Antiplatelet Resistance in Patients with Atherosclerosis

Sintija Locāne, Elīna Pūcīte, Evija Miglāne, Andrejs Millers, Arina Novasa, Renija Ieviņa, Tatjana Muravska

Research output: Contribution to journalArticlepeer-review

1 Citation (Scopus)
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Variable platelet response to aspirin and clopidogrel is a well-known phenomenon in patients with coronary artery disease and ischemic cerebral stroke. The objective of the present study was to evaluate the frequency and possible risk factors of antiplatelet resistance in patients with cerebrovascular and cardiovascular diseases. The VerifyNow system was used to evaluate adenosine-5-diphosphate and platelet P2YI2 receptor function in patients with cerebrovascular and cardiovascular disease, who received dual antiplatelet therapy. Aspirin resistance was defined as aspirin reaction units (ARU) >= 550. Clopidogrel resistance was defined as Platelet Reaction Units (PRU) > 230. In the group of cerebrovascular diseases there were 13.2% (n = 27) patients with aspirin and 24.5% (n = 50) with clopidogrel resistance. However, in the cardiovascular group there were 20% (n = 9) aspirin and 11.1% (n = 5) clopidogrel resistant patients. In the cerebrovascular group, aspirin resistant patients had a lower triglyceride level (p = 0.001, r = 0.26) than aspirin sensitive patients. Clopidogrel resistant patients had a significantly higher level of glycated haemoglobin (HbA1C) (p = 0.016, r = 023), triglycerides (p = 0.033, r = 0.16) and lower level of high-density lipoproteins (p = 0.027, r = 0.16) than clopidogrel sensitive patients. In the cardiovascular group, patients who were resistant to aspirin had a significantly higher high-density lipoprotein level (p = 0.038, r = 0.31). No other factors differed significantly between the aspirin or clopidogrel resistant and sensitive patients in the cardiovascular group. Aspirin resistance was more common in patients with cardiovascular disease, and clopidogrel resistance in patients with cerebrovascular disease, although the difference was not significant. Our findings indicate that diabetes mellitus and an elevated level of lipoproteins could be risk factors for aspirin or clopidogrel resistance in patients with cerebrovascular diseases. Further studies should be conducted using larger patient cohorts with balanced groups of patients to investigate clinical aspects of antiplatelet resistance.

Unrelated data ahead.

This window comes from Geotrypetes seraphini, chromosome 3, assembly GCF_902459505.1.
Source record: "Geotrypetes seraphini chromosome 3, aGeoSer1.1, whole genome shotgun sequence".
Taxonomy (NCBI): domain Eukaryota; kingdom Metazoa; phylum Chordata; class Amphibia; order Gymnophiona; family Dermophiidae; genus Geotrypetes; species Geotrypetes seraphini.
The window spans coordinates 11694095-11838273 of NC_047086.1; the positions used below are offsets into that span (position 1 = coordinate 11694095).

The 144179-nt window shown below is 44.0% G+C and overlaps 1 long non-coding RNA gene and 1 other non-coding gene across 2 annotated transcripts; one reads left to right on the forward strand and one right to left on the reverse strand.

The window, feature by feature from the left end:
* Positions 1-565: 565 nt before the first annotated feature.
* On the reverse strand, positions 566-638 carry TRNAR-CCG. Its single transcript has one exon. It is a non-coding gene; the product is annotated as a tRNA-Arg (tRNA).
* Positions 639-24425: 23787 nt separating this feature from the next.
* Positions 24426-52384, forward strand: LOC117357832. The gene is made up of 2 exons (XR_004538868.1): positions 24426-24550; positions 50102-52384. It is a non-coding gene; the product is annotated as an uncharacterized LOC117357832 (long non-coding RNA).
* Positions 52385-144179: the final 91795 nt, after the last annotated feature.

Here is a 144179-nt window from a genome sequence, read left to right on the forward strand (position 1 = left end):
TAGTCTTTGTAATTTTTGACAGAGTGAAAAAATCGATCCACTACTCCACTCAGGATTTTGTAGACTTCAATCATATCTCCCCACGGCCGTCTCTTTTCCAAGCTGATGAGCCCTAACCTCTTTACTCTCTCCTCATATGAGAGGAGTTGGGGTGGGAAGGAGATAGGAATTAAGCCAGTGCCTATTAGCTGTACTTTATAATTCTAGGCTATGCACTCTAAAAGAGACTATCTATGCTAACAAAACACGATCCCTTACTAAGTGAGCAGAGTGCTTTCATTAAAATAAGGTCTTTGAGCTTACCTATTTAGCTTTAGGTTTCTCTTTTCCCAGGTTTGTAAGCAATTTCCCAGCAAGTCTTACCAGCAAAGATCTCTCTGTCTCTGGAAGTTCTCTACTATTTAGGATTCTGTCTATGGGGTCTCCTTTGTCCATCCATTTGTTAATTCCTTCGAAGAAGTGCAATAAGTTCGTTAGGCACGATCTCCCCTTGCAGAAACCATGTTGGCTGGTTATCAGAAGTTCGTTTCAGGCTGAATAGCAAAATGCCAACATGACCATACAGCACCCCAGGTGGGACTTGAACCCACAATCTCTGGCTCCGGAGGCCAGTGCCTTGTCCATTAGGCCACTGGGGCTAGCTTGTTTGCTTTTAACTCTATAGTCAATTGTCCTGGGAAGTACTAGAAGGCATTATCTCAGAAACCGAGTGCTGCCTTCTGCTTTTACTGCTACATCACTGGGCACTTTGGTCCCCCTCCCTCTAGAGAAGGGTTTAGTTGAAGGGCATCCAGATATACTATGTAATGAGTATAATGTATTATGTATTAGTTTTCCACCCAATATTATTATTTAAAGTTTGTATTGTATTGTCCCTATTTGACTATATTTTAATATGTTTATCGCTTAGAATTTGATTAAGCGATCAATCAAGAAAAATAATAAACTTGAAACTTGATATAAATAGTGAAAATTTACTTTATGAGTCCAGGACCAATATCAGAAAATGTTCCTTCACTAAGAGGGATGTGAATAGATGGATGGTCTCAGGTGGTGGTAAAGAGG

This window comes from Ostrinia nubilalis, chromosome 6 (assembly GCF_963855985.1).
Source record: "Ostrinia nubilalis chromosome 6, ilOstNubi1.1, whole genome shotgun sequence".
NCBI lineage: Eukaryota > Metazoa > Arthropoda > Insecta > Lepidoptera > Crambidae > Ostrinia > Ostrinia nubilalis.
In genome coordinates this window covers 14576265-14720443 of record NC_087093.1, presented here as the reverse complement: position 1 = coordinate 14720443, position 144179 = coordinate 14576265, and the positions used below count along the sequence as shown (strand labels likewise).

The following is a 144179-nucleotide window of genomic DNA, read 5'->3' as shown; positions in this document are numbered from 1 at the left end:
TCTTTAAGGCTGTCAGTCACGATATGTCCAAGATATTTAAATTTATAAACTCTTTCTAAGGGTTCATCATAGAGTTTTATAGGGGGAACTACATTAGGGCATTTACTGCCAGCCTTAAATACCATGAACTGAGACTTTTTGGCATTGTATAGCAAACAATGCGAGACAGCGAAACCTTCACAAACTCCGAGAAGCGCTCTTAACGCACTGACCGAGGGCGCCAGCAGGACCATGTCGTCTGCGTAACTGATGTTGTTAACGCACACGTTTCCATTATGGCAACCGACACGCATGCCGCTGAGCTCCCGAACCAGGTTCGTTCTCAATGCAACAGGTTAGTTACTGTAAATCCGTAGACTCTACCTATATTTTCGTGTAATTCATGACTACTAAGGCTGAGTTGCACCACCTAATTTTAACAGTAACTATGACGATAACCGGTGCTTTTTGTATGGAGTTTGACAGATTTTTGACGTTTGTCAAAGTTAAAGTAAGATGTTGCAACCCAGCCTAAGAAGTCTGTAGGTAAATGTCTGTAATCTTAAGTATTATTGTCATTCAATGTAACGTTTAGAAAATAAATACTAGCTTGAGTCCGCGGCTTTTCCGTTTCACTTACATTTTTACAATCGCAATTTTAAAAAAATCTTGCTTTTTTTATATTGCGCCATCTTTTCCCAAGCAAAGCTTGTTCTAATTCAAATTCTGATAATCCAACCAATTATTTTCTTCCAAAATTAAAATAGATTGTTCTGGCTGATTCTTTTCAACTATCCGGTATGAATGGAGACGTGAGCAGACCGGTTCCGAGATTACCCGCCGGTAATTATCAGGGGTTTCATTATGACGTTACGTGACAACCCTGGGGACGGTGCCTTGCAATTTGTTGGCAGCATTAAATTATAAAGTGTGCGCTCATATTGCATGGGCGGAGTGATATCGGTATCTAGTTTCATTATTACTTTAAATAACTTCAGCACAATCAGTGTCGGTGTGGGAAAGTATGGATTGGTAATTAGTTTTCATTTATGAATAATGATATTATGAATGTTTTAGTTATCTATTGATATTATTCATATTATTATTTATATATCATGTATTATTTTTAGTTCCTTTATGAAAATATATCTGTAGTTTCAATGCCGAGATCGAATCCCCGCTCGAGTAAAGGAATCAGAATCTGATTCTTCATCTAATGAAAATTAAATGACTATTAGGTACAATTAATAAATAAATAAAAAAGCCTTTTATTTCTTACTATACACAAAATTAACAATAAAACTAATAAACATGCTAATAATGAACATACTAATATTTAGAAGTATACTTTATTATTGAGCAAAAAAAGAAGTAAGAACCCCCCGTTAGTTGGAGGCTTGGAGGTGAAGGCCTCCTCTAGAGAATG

Original languageEnglish
Pages (from-to)373-378
JournalProceedings of the Latvian Academy of Sciences. Section B. Natural, Exact, and Applied Sciences.
Issue number4
Publication statusPublished - Aug 2019


  • aspirin
  • clopidogrel
  • resistance
  • coronary artery disease
  • stroke

Field of Science*

  • 3.2 Clinical medicine

Publication Type*

  • 1.1. Scientific article indexed in Web of Science and/or Scopus database


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